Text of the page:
Vaccination, since its discovery in recent human history, has been a servant of humanity, and government promotion and financial support for vaccinations have been in the service of society. There is no "beast" here and even less so a "mark of the beast."

As a matter of fact re commerce: it continues in many forms even in Lockdowns, noting that online shopping is a thing. Further, in my own country at least, the Prime Minister has decisively said in a recent press conference that a vaccine certificate will not be required in order to go to the supermarket or pharmacy or medical centre.

So: nothing to see here. Let's move on. Let's look, rather, at China's influence on world commerce and its threat to Christians among its own citizens and in neighbouring countries such as Taiwan.

PS Isn't God amazing ... letting Henry Kissenger live so long!


2 comments:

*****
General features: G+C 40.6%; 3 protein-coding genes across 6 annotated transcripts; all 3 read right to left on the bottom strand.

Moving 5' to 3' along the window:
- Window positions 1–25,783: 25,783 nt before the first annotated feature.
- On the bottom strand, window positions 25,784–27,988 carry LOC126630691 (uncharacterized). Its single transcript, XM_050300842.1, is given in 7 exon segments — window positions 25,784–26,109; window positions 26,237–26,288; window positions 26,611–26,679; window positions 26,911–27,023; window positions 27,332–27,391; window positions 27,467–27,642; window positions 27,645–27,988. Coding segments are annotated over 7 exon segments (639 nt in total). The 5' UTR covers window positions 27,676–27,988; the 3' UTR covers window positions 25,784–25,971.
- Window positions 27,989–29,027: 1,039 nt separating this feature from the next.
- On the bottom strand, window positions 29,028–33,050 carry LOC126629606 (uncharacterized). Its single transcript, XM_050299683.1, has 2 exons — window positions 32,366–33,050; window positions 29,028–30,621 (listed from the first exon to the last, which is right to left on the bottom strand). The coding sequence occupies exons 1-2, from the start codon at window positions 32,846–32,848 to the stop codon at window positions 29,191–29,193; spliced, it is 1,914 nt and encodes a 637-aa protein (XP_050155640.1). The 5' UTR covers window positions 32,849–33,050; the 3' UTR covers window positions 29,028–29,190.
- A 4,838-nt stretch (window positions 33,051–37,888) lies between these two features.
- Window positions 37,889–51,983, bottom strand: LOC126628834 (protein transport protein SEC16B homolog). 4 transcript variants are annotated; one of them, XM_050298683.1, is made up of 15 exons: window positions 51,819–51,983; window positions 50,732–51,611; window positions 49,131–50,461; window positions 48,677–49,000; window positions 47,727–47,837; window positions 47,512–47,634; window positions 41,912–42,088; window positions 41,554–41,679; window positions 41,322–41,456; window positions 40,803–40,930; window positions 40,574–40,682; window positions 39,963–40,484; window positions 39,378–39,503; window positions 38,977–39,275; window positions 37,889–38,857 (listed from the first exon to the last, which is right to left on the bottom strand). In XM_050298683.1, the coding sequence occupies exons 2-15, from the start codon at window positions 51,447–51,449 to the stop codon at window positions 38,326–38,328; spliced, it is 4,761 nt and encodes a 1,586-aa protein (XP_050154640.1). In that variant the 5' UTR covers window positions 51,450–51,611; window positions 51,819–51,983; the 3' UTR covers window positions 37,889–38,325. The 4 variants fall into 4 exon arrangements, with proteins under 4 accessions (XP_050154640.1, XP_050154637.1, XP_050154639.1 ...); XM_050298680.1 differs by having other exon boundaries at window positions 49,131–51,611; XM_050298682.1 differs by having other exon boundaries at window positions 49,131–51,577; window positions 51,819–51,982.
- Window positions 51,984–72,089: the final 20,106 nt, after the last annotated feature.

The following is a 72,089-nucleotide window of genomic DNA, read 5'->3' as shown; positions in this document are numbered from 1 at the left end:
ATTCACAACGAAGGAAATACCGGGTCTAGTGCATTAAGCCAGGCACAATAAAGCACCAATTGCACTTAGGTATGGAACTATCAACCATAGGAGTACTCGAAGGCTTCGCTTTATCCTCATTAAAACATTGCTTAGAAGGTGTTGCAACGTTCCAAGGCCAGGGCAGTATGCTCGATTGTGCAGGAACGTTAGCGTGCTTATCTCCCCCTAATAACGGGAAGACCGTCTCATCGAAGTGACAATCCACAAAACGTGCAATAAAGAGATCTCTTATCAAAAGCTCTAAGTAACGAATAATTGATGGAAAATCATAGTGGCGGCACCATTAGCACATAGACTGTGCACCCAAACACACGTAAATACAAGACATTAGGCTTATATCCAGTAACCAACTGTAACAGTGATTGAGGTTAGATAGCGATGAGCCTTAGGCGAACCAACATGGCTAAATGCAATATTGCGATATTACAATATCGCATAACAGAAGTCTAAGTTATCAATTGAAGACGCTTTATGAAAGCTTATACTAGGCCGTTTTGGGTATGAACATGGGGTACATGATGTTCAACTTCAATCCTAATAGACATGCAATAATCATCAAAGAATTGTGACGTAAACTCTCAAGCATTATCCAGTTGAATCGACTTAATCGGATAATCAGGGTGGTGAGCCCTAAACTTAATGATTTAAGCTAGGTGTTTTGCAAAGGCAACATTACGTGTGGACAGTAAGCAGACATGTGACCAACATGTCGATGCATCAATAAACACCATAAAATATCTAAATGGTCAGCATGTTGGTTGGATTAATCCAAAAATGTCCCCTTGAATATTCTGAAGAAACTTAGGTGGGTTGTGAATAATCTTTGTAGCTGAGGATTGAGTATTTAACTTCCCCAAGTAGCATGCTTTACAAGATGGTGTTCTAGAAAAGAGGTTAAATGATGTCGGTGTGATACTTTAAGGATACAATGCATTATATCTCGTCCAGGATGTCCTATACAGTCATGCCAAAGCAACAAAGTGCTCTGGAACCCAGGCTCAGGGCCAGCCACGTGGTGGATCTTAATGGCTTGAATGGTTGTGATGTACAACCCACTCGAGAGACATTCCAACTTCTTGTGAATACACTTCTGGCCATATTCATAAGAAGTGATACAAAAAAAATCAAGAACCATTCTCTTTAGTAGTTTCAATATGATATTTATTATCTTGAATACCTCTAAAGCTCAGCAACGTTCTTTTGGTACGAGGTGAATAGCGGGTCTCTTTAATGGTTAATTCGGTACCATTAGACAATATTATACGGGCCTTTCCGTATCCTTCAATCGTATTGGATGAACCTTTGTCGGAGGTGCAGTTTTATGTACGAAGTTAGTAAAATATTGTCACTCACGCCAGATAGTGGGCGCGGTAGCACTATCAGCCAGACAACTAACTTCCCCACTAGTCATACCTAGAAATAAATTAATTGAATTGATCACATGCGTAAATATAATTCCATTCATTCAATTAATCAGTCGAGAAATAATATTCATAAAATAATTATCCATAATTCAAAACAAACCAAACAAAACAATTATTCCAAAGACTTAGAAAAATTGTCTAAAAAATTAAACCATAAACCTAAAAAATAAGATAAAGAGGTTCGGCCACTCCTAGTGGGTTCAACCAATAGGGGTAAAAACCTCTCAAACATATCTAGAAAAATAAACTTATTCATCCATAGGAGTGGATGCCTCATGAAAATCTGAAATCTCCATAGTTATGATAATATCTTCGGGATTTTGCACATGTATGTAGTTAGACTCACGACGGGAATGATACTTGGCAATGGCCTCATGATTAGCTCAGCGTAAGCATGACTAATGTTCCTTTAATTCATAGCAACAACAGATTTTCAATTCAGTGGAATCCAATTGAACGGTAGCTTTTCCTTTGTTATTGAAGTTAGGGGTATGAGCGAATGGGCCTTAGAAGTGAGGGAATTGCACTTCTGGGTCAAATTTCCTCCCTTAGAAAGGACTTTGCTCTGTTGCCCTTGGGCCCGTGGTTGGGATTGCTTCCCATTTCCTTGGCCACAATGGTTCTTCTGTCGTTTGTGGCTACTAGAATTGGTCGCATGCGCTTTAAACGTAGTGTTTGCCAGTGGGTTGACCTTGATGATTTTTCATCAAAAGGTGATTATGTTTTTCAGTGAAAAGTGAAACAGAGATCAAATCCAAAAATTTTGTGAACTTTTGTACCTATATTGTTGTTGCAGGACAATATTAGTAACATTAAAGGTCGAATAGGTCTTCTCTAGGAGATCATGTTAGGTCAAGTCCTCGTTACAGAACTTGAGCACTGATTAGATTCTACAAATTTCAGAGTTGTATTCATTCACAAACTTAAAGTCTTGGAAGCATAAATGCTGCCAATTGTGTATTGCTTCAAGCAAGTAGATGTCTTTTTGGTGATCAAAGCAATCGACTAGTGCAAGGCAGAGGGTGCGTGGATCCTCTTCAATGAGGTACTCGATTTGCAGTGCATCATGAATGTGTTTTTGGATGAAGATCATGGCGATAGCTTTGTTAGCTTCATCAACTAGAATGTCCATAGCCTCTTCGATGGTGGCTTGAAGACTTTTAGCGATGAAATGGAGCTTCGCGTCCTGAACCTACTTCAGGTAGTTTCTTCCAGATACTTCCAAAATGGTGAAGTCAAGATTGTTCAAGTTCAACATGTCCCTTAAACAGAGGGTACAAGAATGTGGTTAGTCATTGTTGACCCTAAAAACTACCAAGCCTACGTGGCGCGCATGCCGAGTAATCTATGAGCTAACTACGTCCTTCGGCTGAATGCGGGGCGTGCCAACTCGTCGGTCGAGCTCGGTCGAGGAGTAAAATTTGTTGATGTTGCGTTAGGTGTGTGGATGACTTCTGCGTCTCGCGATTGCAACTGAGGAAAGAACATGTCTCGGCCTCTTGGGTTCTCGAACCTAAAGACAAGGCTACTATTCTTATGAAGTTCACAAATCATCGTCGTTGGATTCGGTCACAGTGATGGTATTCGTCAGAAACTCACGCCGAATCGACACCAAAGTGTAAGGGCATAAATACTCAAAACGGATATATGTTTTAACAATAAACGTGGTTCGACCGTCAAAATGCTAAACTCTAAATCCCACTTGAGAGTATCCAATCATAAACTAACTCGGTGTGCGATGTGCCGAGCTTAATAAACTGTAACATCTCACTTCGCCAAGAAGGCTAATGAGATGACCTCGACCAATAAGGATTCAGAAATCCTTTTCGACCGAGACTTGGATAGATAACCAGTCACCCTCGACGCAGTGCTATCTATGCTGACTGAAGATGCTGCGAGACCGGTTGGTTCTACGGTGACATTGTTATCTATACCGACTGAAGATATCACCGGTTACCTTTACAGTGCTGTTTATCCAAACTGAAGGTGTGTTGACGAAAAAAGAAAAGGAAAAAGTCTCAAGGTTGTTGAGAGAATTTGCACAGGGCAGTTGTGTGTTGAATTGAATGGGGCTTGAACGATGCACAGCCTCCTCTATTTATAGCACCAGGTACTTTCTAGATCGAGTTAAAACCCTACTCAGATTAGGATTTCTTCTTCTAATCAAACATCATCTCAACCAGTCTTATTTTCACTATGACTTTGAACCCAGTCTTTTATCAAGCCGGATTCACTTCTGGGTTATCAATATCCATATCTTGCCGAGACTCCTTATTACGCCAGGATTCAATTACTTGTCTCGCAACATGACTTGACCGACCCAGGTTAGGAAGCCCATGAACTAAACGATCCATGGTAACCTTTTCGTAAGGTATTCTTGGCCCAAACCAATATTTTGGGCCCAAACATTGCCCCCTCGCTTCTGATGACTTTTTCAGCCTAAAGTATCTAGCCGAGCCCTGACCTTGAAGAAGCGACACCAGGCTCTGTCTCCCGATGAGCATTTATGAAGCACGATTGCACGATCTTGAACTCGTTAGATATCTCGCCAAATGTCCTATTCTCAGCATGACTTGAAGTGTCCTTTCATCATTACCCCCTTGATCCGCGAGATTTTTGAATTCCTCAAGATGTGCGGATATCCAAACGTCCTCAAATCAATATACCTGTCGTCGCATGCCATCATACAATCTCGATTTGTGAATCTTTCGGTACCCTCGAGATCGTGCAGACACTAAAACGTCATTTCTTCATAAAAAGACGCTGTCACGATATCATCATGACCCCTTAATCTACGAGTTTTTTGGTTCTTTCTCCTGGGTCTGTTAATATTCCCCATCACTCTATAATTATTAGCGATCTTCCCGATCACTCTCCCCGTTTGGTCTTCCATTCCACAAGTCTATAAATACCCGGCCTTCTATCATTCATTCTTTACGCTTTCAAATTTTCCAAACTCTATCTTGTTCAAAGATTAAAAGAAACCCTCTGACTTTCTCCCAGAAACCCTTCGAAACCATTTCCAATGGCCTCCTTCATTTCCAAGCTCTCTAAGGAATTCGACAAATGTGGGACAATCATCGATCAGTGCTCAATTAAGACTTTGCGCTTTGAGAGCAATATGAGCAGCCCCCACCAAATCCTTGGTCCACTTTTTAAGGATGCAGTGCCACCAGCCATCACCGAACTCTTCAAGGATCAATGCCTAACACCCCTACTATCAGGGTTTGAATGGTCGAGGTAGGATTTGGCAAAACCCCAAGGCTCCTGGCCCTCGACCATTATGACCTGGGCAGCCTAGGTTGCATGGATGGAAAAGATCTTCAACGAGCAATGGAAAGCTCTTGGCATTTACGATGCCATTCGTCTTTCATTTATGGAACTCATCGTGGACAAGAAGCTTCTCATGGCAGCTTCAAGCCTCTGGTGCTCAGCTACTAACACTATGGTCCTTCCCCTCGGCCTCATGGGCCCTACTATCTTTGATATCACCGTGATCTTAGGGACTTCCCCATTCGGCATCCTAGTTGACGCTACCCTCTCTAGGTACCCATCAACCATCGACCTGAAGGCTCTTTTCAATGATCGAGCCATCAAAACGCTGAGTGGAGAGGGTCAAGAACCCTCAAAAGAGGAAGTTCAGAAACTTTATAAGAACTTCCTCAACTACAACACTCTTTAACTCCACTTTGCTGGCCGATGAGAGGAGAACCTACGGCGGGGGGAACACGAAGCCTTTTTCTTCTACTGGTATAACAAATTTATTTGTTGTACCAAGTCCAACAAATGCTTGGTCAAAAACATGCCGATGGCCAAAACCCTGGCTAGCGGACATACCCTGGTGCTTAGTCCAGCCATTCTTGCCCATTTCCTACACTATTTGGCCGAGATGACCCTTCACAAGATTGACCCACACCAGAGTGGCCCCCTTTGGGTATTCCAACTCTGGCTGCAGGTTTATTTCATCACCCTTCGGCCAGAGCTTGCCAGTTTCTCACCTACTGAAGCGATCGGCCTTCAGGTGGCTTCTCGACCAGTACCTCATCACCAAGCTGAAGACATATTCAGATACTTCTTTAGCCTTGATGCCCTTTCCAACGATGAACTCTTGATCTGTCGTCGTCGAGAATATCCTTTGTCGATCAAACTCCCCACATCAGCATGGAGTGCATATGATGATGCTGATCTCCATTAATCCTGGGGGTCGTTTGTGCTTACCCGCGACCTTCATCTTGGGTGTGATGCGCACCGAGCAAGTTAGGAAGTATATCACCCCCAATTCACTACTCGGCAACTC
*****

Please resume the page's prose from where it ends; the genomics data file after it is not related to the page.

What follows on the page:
Anonymous said...

The planet cannot bear the level of consumption in countries like mine. Only churches can mobilize a grassroots movement to consume less. A churchly conversation about apocalyptic events will turn to the Revelation. Will readings of the book, either good ones or bad, affect anyone's response to climate change?

Those who project anti-government hysteria into the text might see the Beast in any legislated or even coordinated reduction. Can they be dissuaded?

The descent of the New Jerusalem in the final chapter is often cited as evidence that Earth is to be conserved, not spoiled or abandoned. Could that reading motivate Christians to slow climate change?

BW

Father Ron said...

Sects like 'Destiny Church' major on the apocalyptic literature - turning their theology into a religion of fear - not 'Gody fear', sadly; but fear of the Devil/Beast. There is enough evil in this world, it seems to me, for Christians not to dwell upon it, but rather to concentrate on the good in all creation that Christ came to rescue from fear. It seems to me that in some such sects, the fear of the Devil has been so exaggerated that Holy Fear (as witnessed in true worship) goes out the window. No wonder the generasl public is suspicious of ther Millenarians. The fear of vaccination stems from regarding it as an 'agency of the Devil' - a theory neither spiritually nor mentally healthy.